The clearer weather of the morning showed us that the pack was solid and impassable from the south-east to the south-west, and at 10 a.m. on the 4th we again passed within five yards of the small berg that we had passed twice on the previous day. We had been steaming and dodging about over an area of twenty square miles for fifty hours, trying to find an opening to the south, south-east, or south-west, but all the leads ran north, north-east, or northwest. It was as though the spirits of the Antarctic were pointing us to
the backward track—the track we were determined not to follow. In the afternoon we went west in some open water, and by 4p.m.we were making west-south-west with more water opening up ahead.The sun was shining brightly, over three degrees high at midnight,and we were able to maintain this direction in fine weather till the following noon. The position then was lat. 70 degrees 28 minutes S., long. 20 degrees 16 minutes W., and the run had been 62 miles S. 62 degrees W.
Jan 03, 1915
….at 2 a.m. on January 3 the lead ended in hummocky ice, impossible to penetrate. A moderate easterly gale had come up with snow-squalls, and we could not get a clear view in any direction. The hummocky ice did not offer a suitable anchorage for the ship, and we were compelled to dodge up and down for ten hours before we were able to make fast to a small floe under the lee of a berg 120 ft. high. The berg broke the wind and saved us drifting fast to leeward. The position was lat. 69 degrees 59 minutes S., long. 17 degrees 31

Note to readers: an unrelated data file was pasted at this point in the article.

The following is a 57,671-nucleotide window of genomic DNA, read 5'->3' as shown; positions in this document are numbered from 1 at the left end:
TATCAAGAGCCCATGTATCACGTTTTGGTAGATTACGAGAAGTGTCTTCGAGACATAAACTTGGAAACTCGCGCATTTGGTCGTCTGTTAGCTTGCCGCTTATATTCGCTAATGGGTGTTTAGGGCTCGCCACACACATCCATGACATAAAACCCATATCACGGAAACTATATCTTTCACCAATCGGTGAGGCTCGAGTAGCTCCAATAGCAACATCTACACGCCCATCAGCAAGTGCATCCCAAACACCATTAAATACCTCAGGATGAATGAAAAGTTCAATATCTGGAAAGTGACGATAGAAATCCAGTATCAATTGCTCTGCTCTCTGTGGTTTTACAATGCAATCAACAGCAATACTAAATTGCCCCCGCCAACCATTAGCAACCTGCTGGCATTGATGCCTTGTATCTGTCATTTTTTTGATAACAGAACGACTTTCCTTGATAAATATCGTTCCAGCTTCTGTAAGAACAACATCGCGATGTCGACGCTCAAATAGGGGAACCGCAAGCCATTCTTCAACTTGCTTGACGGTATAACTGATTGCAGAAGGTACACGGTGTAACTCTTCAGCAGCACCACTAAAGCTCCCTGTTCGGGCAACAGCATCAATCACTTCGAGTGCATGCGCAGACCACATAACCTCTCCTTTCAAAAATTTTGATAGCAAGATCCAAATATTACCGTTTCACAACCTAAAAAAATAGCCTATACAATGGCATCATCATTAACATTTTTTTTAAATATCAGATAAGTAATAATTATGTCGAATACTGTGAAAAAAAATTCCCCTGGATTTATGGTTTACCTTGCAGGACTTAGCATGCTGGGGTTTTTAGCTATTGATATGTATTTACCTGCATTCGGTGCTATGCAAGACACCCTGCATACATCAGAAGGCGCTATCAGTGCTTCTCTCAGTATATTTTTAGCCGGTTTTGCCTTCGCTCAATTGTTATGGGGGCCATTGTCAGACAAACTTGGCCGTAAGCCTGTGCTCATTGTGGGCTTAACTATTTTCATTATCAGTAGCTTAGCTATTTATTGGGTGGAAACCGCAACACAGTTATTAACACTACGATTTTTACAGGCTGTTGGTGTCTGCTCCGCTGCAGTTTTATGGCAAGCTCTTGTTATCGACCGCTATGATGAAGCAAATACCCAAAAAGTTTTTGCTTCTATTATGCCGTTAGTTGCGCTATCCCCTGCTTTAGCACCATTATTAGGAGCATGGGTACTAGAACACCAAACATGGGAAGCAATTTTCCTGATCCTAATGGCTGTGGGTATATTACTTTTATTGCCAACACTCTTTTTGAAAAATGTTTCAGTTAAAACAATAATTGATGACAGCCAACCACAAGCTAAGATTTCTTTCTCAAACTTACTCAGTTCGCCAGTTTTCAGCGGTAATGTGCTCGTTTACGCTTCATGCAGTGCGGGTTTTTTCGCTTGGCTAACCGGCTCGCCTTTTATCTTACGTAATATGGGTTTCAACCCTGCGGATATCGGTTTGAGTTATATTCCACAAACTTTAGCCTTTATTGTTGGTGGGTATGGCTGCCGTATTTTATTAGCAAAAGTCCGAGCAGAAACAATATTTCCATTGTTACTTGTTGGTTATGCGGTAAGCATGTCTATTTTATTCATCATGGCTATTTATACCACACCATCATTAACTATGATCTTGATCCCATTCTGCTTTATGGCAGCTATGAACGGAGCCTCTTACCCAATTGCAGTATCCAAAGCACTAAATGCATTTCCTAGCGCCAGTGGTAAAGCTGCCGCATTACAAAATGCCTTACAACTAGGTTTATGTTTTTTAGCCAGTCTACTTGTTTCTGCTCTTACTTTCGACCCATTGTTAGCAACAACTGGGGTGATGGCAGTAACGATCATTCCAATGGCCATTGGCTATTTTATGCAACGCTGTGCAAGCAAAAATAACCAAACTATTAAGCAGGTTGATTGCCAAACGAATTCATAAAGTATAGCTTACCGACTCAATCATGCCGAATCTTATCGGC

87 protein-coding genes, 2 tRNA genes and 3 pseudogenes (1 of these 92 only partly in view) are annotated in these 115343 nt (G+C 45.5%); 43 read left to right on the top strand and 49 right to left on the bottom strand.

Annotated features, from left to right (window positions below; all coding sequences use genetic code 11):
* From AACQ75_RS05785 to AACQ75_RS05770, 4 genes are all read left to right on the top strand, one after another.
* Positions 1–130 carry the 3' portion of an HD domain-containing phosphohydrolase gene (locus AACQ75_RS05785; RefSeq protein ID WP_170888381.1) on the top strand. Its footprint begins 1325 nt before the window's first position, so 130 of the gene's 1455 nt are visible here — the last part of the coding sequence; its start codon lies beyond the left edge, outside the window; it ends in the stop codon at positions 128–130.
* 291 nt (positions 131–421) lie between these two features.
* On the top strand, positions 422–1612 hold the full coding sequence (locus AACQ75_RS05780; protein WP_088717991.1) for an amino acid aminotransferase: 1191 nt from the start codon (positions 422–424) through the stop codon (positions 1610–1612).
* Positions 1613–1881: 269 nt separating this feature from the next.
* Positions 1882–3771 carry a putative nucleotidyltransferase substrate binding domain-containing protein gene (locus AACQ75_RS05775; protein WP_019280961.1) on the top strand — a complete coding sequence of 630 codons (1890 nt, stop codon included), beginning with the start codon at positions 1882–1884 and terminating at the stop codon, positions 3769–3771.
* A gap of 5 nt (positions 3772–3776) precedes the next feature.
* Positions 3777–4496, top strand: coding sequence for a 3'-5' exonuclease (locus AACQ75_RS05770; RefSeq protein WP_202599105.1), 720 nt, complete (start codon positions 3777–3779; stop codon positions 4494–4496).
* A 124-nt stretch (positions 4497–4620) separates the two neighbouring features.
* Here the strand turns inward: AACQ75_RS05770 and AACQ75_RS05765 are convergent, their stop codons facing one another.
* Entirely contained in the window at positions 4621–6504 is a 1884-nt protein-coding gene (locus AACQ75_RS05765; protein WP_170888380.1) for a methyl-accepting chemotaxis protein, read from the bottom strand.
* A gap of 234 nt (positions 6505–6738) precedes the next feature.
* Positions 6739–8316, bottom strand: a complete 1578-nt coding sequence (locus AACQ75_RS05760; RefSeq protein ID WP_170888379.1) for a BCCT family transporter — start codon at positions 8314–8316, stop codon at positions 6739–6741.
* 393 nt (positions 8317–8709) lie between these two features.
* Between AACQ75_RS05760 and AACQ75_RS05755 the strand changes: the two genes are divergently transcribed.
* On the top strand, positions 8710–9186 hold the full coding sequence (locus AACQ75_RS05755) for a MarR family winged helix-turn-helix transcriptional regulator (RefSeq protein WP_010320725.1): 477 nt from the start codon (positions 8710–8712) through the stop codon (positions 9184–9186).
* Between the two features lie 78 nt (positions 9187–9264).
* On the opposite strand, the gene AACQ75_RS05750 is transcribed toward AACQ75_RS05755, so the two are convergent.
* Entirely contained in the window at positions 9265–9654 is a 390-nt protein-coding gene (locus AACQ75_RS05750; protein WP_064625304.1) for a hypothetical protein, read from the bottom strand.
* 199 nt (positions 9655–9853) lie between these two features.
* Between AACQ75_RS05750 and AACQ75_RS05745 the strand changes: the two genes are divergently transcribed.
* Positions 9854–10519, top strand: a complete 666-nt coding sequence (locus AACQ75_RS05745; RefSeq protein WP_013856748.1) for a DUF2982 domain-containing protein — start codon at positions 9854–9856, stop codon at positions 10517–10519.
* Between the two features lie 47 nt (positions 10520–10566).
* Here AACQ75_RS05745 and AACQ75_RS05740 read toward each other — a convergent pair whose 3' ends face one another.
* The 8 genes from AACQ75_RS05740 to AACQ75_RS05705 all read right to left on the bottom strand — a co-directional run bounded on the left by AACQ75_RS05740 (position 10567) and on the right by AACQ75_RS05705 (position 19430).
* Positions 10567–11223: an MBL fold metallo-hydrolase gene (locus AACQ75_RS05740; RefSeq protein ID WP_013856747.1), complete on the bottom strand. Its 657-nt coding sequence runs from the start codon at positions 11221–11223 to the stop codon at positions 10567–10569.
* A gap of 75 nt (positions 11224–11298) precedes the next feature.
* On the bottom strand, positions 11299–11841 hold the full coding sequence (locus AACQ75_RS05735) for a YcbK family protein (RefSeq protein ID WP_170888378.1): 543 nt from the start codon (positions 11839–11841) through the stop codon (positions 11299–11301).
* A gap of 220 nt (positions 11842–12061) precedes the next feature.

minutes W. We made a move again at 7 p.m., when we took in the ice-anchor and proceeded south, and at 10 p.m. we passed a small berg that the ship had nearly touched twelve hours previously. Obviously we were not making much headway. Several of the bergs passed during this day were of solid blue ice, indicating true glacier origin. By midnight of the 3rd we had made 11 miles tothe south; and then came to a full stop in weather so thick with snow that we could not learn if the leads and lanes were worth entering.
Jan 02, 1915
After 4 a.m. on the 2nd we got into thick old pack-ice, showing signs of heavy pressure. It was much hummocked, but large areas of open water and long leads to the south-west continued until noon. The position then was lat. 69 degrees 49 minutes S., long. 15 degrees 42 minutes W., and the run for the twenty-four hours had been 124 miles S. 3 degrees W. This was cheering…I was growing anxious to reach land on account of the dogs, which had not been able to get exercise for four weeks, and were becoming run down. We passed at
least two hundred bergs during the day…
Jan 01, 1915
The first day of the New Year was cloudy, with a gentle northerly breeze and occasional snow-squalls. The condition of the pack improved in the evening, and after 8 p.m. we forged ahead rapidly through brittle young ice, easily broken by the ship. A few hours later a moderate gale came up from the east, with continuous snow.
Dec 05, 1914
I decided to leave South Georgia about December 5, and in the intervals of final preparation scanned again the plans for the voyage to winter quarters. What welcome was the Weddell Sea preparing for us?